IntroductionAn estimated 400-500 indigenous Amazonian Indian tribes (Amerindians) exist today in the Amazon Rainforest. There are about fifty of these tribes who do not have any contact with the outside world. These groups have their own society where kids do not go to a formal school but instead, when they are old enough, are taught what they need to know from their elders. Another interesting fact is that some of the greatest threats to these tribes come from people from the outside world. The reason why is explained in the Amazon Rainforest tribe information below; along with information on how these people survive, what their beliefs are, and where they are located.
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Amazon Rainforest Tribe General Facts
- With 20,000 total members, the Yanomani tribe is the largest tribe in the Amazon Rainforest. They live in Northern Brazil and near the border of Southern Venezuela. In contrast, the Kanoe and Akuntsu tribes have no more than 30 members.
- The tribes live off the land and grow different types of fruits and vegetables such as bananas, passion fruit, papayas, corn, manioc and beans and the popular "super fruit", the acai berry.
- Both legal and illegal activities have threatened the Amazon Rainforest tribes. Some of the reasons for declining populations are due to deforestation in the Amazon, war, disease, oil development and drug trafficking. In response, Brazil has set up a type of reservation to protect the Amazonian tribes.
- The many tribes of the Amazon are very diverse in culture, language and heritage. There are approximately 180 different languages spoken by these indigenous people.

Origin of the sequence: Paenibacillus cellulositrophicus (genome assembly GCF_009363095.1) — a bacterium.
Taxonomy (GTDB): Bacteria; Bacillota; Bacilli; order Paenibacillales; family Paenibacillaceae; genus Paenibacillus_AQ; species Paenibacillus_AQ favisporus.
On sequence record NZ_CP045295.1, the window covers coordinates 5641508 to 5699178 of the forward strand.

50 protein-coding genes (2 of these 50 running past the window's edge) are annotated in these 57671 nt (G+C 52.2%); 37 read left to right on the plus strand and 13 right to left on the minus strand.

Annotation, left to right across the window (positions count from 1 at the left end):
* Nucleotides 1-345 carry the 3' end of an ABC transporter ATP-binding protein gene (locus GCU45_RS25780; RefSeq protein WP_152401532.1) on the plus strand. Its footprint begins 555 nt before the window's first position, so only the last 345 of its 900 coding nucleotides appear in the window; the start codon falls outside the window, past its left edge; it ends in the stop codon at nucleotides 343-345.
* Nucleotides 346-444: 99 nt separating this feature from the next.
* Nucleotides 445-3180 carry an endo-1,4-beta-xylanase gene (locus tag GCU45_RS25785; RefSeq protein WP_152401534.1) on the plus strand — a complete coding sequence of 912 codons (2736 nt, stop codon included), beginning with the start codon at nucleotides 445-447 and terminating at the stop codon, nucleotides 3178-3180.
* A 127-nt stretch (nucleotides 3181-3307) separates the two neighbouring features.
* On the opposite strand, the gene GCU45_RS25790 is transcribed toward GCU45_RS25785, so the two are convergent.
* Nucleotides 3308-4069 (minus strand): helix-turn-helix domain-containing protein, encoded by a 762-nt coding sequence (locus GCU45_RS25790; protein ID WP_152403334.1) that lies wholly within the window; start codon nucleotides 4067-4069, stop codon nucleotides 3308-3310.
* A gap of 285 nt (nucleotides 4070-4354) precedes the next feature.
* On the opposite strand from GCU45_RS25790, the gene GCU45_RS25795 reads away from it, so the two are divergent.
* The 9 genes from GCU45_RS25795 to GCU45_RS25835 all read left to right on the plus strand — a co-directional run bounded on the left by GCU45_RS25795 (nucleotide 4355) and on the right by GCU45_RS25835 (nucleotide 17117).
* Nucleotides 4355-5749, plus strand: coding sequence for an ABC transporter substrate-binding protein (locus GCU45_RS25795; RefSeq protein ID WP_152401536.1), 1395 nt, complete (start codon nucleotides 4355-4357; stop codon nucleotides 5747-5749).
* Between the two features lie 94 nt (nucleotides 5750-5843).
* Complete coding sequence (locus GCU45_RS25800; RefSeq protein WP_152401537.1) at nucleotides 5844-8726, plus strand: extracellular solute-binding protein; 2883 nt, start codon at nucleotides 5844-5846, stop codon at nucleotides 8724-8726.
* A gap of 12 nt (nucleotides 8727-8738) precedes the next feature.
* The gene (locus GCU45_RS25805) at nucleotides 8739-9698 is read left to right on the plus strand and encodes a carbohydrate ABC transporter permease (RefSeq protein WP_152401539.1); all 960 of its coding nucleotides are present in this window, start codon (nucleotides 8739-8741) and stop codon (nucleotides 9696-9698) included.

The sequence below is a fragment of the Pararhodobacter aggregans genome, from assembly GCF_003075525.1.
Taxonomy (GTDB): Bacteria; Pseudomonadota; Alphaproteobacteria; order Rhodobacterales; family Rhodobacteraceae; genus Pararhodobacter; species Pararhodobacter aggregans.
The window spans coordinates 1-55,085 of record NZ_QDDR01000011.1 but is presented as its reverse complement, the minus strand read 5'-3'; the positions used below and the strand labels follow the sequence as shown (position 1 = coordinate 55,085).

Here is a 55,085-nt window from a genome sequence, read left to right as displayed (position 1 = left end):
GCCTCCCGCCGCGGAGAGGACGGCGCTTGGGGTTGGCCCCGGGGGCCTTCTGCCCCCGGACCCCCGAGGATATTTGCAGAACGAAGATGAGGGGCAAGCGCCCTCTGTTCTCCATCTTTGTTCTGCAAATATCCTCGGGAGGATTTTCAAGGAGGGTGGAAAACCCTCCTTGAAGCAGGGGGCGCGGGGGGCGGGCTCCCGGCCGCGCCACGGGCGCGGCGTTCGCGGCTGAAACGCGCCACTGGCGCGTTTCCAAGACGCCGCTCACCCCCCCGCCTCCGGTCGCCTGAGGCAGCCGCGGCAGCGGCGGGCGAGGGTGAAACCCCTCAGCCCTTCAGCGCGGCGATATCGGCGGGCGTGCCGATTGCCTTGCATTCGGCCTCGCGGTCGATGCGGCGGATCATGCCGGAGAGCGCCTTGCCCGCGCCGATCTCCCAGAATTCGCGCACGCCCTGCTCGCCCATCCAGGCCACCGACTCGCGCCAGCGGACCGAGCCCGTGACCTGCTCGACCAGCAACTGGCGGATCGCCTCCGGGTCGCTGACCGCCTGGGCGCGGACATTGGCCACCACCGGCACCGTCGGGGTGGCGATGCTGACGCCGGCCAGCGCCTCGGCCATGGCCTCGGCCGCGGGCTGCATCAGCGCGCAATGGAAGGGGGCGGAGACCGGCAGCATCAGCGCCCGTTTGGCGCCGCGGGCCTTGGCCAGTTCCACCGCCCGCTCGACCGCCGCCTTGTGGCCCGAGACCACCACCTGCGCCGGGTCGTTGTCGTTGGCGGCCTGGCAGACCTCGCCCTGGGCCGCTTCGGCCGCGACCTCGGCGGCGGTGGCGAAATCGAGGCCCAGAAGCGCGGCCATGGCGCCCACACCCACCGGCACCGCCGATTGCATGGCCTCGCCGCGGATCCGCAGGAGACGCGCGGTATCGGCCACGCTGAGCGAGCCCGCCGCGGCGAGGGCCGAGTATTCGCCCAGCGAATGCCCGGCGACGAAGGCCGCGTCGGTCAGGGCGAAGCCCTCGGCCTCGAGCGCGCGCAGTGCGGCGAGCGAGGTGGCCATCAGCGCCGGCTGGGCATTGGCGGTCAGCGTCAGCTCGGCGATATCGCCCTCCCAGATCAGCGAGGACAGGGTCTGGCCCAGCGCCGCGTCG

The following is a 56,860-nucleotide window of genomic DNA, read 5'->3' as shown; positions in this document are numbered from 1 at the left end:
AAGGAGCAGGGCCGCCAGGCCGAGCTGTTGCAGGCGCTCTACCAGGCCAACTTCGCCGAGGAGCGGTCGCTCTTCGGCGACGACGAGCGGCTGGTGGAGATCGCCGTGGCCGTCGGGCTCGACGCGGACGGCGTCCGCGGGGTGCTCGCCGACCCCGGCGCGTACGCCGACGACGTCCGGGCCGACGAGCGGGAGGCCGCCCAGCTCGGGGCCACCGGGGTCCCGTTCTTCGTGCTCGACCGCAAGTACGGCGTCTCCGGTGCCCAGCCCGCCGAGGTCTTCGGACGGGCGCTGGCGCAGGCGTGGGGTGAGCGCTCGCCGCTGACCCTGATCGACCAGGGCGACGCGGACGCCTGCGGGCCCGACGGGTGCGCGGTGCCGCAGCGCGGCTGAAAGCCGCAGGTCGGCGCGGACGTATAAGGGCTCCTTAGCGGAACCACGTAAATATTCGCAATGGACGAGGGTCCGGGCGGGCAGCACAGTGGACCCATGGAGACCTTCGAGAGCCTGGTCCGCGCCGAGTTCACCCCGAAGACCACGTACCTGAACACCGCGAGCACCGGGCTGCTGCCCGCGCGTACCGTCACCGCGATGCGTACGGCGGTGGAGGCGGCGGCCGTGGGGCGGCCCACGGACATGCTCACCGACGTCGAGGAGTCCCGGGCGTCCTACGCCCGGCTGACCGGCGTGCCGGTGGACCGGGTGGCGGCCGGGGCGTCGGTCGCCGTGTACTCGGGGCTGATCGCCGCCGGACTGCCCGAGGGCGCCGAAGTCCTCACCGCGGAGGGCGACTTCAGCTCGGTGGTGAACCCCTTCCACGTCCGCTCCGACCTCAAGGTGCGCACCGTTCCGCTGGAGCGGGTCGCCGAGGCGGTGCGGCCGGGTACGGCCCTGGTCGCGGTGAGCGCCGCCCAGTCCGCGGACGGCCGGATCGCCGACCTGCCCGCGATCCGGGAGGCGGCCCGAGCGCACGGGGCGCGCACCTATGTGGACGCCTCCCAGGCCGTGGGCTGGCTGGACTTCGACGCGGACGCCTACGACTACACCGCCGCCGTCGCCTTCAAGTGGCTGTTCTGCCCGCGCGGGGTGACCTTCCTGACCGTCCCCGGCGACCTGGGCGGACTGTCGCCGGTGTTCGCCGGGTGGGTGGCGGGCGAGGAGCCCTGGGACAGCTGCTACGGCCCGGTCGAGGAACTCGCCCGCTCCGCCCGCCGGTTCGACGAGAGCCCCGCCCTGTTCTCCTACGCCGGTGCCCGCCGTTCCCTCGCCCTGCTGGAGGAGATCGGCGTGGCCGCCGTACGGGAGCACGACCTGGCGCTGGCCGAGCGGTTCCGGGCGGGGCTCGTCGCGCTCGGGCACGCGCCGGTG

- Communal houses are common and the structures are made out of bamboo covered in banana or palm leaves and straw.
- The tribes that have made contact with the outside world wear minimal clothing. What they do wear is made from natural resources found in the rainforest. However, both the men and women in the tribes that have no contact with outsiders live completely naked.
- Spiritual ceremonies and rituals are commonplace. In a ritual to become a man in an Amazon tribe called Satere Mawe; young boys must wear gloves filled with bullet ants.
- Many Amazonian tribes believe in animism, a belief that animal spirits inhabit all animate and inanimate things.
- Some of the indigenous tribes of the Amazon are still hunters and gatherers who have extensive knowledge of almost every aspect of the rainforest in which they live. Many of the tribes also practice a slash and burn type of agriculture. When the resources are depleted, they move on to new land.
- Because many of these tribes do not have proper medical care, the life span of the Amazonian tribe people is considerably shorter than those living in the countries surrounding them. Many die of malaria, malnutrition and parasites.
Tribal Role Facts
- Men and women have distinct roles within their village. Women generally have the responsibility of cooking, household chores, crop growing and taking care of the children.
- Men do the hunting, which accounts for a relatively small amount of their total food intake. They hunt game such as deer, monkey and tapir with blow guns and poison tipped darts.
- Men, women and children all take part in fishing.